Originally Posted by hkskyline
District is centre of attraction kowloon east
The area has transformed itself from a rundown industrial site to a prime office location that is luring major players
27 March 2009
South China Morning Post
Kowloon East is emerging as a new commercial hub for local and international companies after undergoing a major transformation over the past decade.
From a predominately industrial area, with aged and even rundown factory buildings more than 10 years ago, the district has upgraded significantly and now boasts a growing number of office towers equipped with some of the most advanced facilities and building specifications in Hong Kong.
The new commercial hub is being developed largely around Kwun Tong and Kowloon Bay, the two main sub-districts that are well connected by the MTR and other public transport networks.
The pace of transformation increased particularly in the past five years when developers invested billions of dollars in acquiring new sites for office use or redeveloping old buildings into new office towers.
Sun Hung Kai Properties (SHKP) is one of the leading developers which has helped drive the district's dramatic changes. The company's Millennium City portfolio in Kwun Tong provides five gradeA office towers with a total floor area of nearly 3million sqft. The first tower - Millennium City 1 - was completed in 1998 and the latest addition - Millennium City 6 - came on the market in 2007.
Another phase of the development is under construction. More than 5million sqft of grade A offices have been completed in Kowloon East over the past two years. Among the newly completed high-rise office buildings are Enterprise Square5, developed by Kerry Properties, One Kowloon, built by G.S. Properties, Exchange Tower, by Sino Group, and Manhattan Place, by Manhattan Realty, in Kowloon Bay.
The latest projects completed in Kwun Tong are Landmark East built by Winsor Properties Holdings and Kwun Tong223 by Henderson Land Development.
With more quality office buildings at substantially lower rentals than those in core business areas, an increasing number of companies from different sectors including banking, accounting, retailing, logistics and other sectors are relocating their operations from other parts of Kowloon or Hong Kong Island to Kowloon East.
These include PricewaterhouseCoopers, Industrial and Commercial Bank of China, Hang Seng Bank, Standard Chartered Bank, Bank of East Asia, MTR Corporation, DHL and Dah Sing Life.
Office rentals in Kowloon East had risen steadily along the economic growth and business expansion between 2003 and the first half of last year despite the significant increase in new supply. Like other areas of Hong Kong, however, rents in the district have fallen sharply since the global financial crisis and the subsequent world recession.
According to Knight Frank, net effective rents of grade A offices in Kowloon East ranged between HK$16 and HK$24 per sqft a month in February, down 33.7 per cent from HK$27.8 per sqft at the market's peak in May last year.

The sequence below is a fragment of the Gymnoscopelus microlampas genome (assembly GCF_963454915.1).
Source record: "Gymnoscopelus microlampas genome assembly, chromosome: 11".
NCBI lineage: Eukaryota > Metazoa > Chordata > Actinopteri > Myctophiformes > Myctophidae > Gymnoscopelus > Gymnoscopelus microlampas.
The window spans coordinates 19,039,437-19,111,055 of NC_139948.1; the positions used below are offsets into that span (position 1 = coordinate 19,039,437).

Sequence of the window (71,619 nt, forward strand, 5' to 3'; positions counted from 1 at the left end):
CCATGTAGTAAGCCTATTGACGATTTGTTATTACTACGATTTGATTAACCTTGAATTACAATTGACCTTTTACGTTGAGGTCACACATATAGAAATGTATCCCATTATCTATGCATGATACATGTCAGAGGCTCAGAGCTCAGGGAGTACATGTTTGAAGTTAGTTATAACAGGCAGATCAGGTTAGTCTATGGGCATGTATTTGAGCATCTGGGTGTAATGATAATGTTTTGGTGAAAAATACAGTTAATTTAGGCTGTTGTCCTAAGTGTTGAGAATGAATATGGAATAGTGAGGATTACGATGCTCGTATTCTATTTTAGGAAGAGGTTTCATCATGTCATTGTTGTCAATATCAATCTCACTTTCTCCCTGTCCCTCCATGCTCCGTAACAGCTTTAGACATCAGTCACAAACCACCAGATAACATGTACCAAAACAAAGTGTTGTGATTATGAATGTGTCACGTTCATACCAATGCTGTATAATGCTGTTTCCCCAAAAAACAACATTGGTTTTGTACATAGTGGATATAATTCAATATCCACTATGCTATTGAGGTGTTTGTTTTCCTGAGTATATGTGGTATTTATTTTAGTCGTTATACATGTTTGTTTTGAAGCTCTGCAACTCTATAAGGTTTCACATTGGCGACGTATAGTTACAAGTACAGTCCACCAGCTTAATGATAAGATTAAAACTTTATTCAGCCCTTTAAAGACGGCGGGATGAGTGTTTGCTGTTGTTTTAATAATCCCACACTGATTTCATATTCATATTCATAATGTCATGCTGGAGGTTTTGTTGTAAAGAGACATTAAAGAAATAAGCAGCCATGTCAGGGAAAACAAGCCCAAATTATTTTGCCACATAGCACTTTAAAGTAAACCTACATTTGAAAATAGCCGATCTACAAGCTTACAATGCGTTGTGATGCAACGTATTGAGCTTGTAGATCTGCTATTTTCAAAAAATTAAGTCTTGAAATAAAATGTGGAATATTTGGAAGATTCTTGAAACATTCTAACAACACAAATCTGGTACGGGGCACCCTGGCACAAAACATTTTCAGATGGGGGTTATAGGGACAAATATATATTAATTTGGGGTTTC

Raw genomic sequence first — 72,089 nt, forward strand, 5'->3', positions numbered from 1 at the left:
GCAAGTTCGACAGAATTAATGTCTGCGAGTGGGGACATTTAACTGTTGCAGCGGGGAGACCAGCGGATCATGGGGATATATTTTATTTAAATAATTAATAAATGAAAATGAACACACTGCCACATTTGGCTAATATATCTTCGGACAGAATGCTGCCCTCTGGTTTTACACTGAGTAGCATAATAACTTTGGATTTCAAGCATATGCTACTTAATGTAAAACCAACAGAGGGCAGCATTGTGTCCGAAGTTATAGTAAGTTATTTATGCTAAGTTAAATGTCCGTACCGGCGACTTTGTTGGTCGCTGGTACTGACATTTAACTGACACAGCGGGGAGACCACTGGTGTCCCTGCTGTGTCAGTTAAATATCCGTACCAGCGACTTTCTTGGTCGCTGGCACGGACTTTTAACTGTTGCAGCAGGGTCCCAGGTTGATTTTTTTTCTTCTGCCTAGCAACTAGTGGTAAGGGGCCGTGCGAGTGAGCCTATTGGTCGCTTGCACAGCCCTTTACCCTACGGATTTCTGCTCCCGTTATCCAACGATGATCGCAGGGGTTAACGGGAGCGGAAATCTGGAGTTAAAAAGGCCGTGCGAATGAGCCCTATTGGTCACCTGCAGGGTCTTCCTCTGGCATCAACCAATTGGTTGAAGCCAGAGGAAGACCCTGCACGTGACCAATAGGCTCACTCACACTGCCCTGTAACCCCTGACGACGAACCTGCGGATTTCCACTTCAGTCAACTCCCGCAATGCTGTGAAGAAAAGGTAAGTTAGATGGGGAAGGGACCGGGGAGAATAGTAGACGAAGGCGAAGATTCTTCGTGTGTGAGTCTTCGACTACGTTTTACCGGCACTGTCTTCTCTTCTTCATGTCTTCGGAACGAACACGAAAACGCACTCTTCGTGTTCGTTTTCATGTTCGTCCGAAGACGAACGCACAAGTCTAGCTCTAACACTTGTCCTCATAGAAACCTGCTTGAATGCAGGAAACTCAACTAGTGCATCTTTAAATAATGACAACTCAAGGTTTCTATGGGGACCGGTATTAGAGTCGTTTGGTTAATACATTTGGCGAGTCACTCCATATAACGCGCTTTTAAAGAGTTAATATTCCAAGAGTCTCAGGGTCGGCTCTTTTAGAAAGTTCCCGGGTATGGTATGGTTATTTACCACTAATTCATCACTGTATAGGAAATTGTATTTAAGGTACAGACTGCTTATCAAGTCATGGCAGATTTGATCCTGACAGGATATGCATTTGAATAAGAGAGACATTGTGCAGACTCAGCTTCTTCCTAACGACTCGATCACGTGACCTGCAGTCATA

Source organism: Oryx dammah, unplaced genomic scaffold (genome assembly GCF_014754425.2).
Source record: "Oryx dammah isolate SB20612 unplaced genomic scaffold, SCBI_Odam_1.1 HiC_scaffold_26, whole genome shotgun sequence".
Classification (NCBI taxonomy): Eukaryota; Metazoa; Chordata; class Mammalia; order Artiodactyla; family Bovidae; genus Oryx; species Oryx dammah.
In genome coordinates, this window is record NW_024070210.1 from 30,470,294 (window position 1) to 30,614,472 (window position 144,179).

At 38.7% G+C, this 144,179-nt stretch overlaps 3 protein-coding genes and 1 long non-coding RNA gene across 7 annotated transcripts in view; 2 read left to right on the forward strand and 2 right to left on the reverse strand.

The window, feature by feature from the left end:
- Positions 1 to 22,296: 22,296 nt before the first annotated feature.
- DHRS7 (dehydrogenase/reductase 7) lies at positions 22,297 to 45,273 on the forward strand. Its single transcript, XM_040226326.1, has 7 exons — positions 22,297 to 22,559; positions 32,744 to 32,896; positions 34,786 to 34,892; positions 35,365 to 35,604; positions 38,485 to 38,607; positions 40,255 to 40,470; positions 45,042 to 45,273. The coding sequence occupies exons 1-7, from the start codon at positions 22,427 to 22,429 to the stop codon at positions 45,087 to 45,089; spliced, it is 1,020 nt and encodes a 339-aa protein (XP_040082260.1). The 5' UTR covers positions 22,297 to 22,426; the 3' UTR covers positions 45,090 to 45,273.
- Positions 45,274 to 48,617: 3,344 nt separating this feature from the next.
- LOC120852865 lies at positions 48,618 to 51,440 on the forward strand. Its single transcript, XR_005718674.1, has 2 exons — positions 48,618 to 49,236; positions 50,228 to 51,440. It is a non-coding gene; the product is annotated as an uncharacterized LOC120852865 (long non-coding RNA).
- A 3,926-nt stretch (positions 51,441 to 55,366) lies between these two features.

Xavier Wong Kit-hung, a director and head of research at Knight Frank, said many companies were downsizing and the global recession had forced them to consider moving their operations to non-core areas to cut costs.
She said Kowloon East would contribute about 35 per cent of the new office supply in Hong Kong this year and next year, and she expected the district to remain a favourable location for companies looking for lower rental costs given the large amount of office completions.
According to Knight Frank, the supply of new offices in Kowloon East is expected to reach about 1.9million sqft involving five developments. The projects in Kwun Tong include Millennium City phase seven, by SHKP, Crocodile Centre redevelopment, by Lai Sun Development, and a development in Shing Yip Street by Billion Development.
In Kowloon Bay, Sino Group is redeveloping the site of Po Hing Centre, while Billion Development is building a new office tower on the site of the former Sing Tao Building.
With the weakened economic environment and companies focusing on cost savings, landlords in Kowloon East, like those in other core and non-core districts, have to offer competitive rents to attract tenants. The large supply in the district, with a high vacancy rate of about 30 per cent, means that more aggressive and attractive leasing packages are needed to compete for occupiers.
According to Colliers International, average rental of grade A offices in Kowloon East was between HK$14 and HK$23 per sqft as of February, a drop of about 33 per cent from a year ago.
The vacancy rate rose to 29.3 per cent, up 13.42 percentage points compared with February last year. The vacancy rate in Kwun Tong was 36 per cent, and in Kowloon Bay was 29 per cent.
Simon Lo Wing-fai, director of research and advisory at Colliers International, said that due to the availability of new offices and the large rental difference between Kowloon East and core business districts, several companies were tempted to relocate, downsize and consolidate their operations to generate significant rental savings.
"Tenants will be lured to relocate due to the steep rental difference between central business district locations on Hong Kong Island and Kowloon East. For example, it is nearly a HK$60 rental difference between Central and Kowloon East," he said.
With the softened market conditions, landlords in Kowloon East were offering competitive rentals with longer rent free periods and even providing tenants with financial subsidy on office fitting-out, he said.
In the long term, Mr Lo said Kowloon East would be a decentralised business hub and a tourist destination with the gradual transformation of Kowloon Bay and Kwun Tong, and the proposed cruise terminal at Kai Tak in the vicinity.
The Kwun Tong town centre redevelopment, undertaken by the Urban Renewal Authority, would provide a further booster to the upgrading of the district, he said.